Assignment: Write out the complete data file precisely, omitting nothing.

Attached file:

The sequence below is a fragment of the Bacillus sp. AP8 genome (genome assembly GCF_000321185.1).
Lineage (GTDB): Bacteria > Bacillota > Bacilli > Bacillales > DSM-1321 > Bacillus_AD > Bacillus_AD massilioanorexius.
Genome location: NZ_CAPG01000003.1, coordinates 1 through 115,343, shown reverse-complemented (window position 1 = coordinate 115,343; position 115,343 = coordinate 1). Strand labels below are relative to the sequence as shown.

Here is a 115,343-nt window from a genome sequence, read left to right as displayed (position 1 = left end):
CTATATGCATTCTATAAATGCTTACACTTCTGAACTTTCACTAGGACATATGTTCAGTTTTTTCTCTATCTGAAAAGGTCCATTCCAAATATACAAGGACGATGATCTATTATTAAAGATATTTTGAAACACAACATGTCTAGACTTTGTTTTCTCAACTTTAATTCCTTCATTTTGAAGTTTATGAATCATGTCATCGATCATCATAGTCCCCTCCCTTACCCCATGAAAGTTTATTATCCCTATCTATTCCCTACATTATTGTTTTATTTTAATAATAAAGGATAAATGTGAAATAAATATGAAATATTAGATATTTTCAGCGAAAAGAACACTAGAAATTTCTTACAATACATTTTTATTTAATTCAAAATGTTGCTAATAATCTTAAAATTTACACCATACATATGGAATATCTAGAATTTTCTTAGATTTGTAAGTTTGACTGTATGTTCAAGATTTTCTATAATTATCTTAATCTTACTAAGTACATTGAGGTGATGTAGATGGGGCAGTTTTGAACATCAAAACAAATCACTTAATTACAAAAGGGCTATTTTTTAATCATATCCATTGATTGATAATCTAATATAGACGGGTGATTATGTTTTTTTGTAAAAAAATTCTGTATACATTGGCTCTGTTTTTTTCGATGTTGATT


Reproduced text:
The sequence below is a fragment of the Bacillus sp. AP8 genome (genome assembly GCF_000321185.1).
Lineage (GTDB): Bacteria > Bacillota > Bacilli > Bacillales > DSM-1321 > Bacillus_AD > Bacillus_AD massilioanorexius.
Genome location: NZ_CAPG01000003.1, coordinates 1 through 115,343, shown reverse-complemented (window position 1 = coordinate 115,343; position 115,343 = coordinate 1). Strand labels below are relative to the sequence as shown.

Here is a 115,343-nt window from a genome sequence, read left to right as displayed (position 1 = left end):
CTATATGCATTCTATAAATGCTTACACTTCTGAACTTTCACTAGGACATATGTTCAGTTTTTTCTCTATCTGAAAAGGTCCATTCCAAATATACAAGGACGATGATCTATTATTAAAGATATTTTGAAACACAACATGTCTAGACTTTGTTTTCTCAACTTTAATTCCTTCATTTTGAAGTTTATGAATCATGTCATCGATCATCATAGTCCCCTCCCTTACCCCATGAAAGTTTATTATCCCTATCTATTCCCTACATTATTGTTTTATTTTAATAATAAAGGATAAATGTGAAATAAATATGAAATATTAGATATTTTCAGCGAAAAGAACACTAGAAATTTCTTACAATACATTTTTATTTAATTCAAAATGTTGCTAATAATCTTAAAATTTACACCATACATATGGAATATCTAGAATTTTCTTAGATTTGTAAGTTTGACTGTATGTTCAAGATTTTCTATAATTATCTTAATCTTACTAAGTACATTGAGGTGATGTAGATGGGGCAGTTTTGAACATCAAAACAAATCACTTAATTACAAAAGGGCTATTTTTTAATCATATCCATTGATTGATAATCTAATATAGACGGGTGATTATGTTTTTTTGTAAAAAAATTCTGTATACATTGGCTCTGTTTTTTTCGATGTTGATT